New Law Increases Regulation of Utility Companies

The New Mexico state legislature has recently passed House Bill 305, sponsored by Speaker Ben Lujan of Santa Fe, which will impose new mandatory regulations on utility companies throughout the state in an attempt to make them more accountable to environmental concerns.
While encouraging commercial, industrial, and residential growth in New Mexico, our state government will simultaneously force utility companies to adhere to new rules that will drive them to eventually decrease the amount of electricity provided to customers. By 2014, utility companies must be providing 5% less electricity to customers than provided in 2005, and by 2020 providing 10% less.
The law is also known as a Utility Customer Demand Management bill. If customers were actively demanding increased energy efficiency, new technologies and business models would develop in a free market that would meet their demands. Instead, government regulations have been adopted which are likely to stifle the very economic growth that our state needs.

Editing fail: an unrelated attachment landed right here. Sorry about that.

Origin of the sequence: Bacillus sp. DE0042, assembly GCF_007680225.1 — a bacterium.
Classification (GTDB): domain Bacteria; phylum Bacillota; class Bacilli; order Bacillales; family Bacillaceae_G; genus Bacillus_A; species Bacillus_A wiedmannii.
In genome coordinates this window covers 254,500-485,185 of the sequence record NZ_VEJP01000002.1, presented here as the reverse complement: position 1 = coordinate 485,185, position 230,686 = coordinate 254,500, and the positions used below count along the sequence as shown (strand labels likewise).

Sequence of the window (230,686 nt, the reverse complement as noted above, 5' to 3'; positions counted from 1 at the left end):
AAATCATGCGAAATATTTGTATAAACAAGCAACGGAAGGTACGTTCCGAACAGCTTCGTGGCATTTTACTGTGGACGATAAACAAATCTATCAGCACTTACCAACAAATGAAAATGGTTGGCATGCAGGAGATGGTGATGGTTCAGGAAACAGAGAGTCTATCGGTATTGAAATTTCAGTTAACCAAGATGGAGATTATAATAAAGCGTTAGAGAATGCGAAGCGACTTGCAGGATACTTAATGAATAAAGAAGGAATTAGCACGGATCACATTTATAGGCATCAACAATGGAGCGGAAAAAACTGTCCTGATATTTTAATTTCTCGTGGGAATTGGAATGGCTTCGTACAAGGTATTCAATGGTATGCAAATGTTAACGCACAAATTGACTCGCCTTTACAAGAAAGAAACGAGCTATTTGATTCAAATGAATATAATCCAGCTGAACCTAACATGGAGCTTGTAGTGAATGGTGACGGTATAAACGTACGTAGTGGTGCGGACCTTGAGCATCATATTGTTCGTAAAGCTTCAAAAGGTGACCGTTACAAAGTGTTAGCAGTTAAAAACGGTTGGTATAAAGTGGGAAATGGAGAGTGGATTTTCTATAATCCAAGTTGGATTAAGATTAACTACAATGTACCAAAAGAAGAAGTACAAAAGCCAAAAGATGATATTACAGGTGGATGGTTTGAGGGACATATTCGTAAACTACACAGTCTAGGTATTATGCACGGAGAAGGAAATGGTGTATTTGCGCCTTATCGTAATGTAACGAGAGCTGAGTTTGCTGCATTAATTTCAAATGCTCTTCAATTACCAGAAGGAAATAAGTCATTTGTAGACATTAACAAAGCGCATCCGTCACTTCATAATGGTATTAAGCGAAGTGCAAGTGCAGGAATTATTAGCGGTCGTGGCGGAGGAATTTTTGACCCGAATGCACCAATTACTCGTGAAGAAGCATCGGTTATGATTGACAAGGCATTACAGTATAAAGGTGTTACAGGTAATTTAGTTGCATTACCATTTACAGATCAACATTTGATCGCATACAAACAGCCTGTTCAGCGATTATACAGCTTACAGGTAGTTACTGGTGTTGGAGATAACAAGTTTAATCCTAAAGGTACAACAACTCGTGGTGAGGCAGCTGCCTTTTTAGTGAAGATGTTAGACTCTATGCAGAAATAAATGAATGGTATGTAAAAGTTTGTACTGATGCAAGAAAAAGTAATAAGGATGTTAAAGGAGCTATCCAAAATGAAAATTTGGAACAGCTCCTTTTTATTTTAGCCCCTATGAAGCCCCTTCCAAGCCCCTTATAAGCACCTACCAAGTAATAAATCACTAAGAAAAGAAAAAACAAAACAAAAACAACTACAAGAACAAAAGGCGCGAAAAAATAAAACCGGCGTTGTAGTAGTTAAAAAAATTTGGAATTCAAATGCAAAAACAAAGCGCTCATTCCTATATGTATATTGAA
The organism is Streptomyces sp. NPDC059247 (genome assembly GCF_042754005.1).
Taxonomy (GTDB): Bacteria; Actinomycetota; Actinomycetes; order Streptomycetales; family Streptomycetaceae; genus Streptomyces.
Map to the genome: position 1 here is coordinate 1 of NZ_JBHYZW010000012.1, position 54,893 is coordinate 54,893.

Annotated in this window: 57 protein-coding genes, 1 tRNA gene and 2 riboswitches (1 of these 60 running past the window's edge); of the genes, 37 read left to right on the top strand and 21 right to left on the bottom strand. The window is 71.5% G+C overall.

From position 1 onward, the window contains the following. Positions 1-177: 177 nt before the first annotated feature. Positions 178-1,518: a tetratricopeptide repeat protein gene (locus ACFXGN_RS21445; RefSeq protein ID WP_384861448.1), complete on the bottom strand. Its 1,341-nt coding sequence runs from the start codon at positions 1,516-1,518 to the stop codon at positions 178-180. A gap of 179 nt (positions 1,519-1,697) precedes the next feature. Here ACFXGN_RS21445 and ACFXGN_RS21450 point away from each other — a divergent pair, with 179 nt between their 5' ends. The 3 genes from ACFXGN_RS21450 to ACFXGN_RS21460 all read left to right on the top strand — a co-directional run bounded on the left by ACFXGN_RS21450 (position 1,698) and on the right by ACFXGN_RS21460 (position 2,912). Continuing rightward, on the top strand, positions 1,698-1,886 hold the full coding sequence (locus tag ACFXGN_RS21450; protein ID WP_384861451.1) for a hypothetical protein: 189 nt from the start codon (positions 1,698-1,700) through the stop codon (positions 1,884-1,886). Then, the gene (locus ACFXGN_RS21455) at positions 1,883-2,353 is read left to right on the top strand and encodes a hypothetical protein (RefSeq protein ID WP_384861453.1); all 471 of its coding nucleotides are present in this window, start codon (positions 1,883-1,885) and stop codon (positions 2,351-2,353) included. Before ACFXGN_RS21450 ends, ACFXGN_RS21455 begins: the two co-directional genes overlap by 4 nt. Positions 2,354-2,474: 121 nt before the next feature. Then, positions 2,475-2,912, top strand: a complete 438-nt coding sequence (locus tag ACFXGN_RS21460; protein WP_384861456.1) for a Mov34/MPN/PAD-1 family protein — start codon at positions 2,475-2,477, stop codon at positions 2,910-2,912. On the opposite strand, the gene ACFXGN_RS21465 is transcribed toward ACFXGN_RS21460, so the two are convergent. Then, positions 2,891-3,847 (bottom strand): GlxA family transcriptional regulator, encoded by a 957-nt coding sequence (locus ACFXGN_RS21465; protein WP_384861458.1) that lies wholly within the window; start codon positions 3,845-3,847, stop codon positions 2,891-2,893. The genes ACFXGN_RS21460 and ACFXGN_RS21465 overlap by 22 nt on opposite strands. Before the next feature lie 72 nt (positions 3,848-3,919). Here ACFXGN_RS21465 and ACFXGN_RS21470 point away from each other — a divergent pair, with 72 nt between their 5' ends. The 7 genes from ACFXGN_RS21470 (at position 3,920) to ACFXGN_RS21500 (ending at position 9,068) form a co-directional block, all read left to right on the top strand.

In his blog titled A Lonely Vote for Coal and Against Conservation, Governor Richardson has mentioned that state Senator Tim Jennings of Roswell was the first legislator to vote against the proposed bill.
Although, according to Judy Pasternak of the Los Angeles Times, plans for some new coal-fired power plants have been cancelled or delayed nationwide, they “continue to advance in New Mexico, Mississippi and Indiana.” In the same article she mentions that Rick Sergel, head of North American Electric Reliability Corp., has suggested that the “tight conditions” placed on coal-fired plants may cause the nation to have an electricity shortage within 10 years.
It would seem obvious that, with a power crisis possibly imminent, utility companies should be allowed to ensure ample electricity to their customers. Unfortunately, Governor Richardson and the New Mexico Legislature are all too willing to ignore energy consumers in favor of promises of “efficiency.”

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